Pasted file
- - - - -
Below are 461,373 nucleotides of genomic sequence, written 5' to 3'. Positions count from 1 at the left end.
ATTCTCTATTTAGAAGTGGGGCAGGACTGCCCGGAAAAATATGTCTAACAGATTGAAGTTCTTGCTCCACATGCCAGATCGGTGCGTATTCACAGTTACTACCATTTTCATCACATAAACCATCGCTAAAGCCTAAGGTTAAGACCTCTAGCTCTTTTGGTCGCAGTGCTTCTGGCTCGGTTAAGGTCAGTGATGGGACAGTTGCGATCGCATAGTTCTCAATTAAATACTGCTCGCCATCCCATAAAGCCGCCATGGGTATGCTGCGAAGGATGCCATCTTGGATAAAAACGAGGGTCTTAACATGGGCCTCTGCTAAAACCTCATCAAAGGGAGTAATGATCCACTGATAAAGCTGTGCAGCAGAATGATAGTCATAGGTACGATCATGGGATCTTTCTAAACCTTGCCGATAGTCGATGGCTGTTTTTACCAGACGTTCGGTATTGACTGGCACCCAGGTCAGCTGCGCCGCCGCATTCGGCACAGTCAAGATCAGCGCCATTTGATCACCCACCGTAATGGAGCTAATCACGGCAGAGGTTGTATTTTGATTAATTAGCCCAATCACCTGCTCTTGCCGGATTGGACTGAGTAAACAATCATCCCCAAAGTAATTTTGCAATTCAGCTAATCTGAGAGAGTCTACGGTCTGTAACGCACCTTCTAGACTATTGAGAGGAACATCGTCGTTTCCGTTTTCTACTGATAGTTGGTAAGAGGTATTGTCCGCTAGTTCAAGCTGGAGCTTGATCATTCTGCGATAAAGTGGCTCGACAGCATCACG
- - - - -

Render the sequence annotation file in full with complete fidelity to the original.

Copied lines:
Below are 461,373 nucleotides of genomic sequence, written 5' to 3'. Positions count from 1 at the left end.
ATTCTCTATTTAGAAGTGGGGCAGGACTGCCCGGAAAAATATGTCTAACAGATTGAAGTTCTTGCTCCACATGCCAGATCGGTGCGTATTCACAGTTACTACCATTTTCATCACATAAACCATCGCTAAAGCCTAAGGTTAAGACCTCTAGCTCTTTTGGTCGCAGTGCTTCTGGCTCGGTTAAGGTCAGTGATGGGACAGTTGCGATCGCATAGTTCTCAATTAAATACTGCTCGCCATCCCATAAAGCCGCCATGGGTATGCTGCGAAGGATGCCATCTTGGATAAAAACGAGGGTCTTAACATGGGCCTCTGCTAAAACCTCATCAAAGGGAGTAATGATCCACTGATAAAGCTGTGCAGCAGAATGATAGTCATAGGTACGATCATGGGATCTTTCTAAACCTTGCCGATAGTCGATGGCTGTTTTTACCAGACGTTCGGTATTGACTGGCACCCAGGTCAGCTGCGCCGCCGCATTCGGCACAGTCAAGATCAGCGCCATTTGATCACCCACCGTAATGGAGCTAATCACGGCAGAGGTTGTATTTTGATTAATTAGCCCAATCACCTGCTCTTGCCGGATTGGACTGAGTAAACAATCATCCCCAAAGTAATTTTGCAATTCAGCTAATCTGAGAGAGTCTACGGTCTGTAACGCACCTTCTAGACTATTGAGAGGAACATCGTCGTTTCCGTTTTCTACTGATAGTTGGTAAGAGGTATTGTCCGCTAGTTCAAGCTGGAGCTTGATCATTCTGCGATAAAGTGGCTCGACAGCATCACG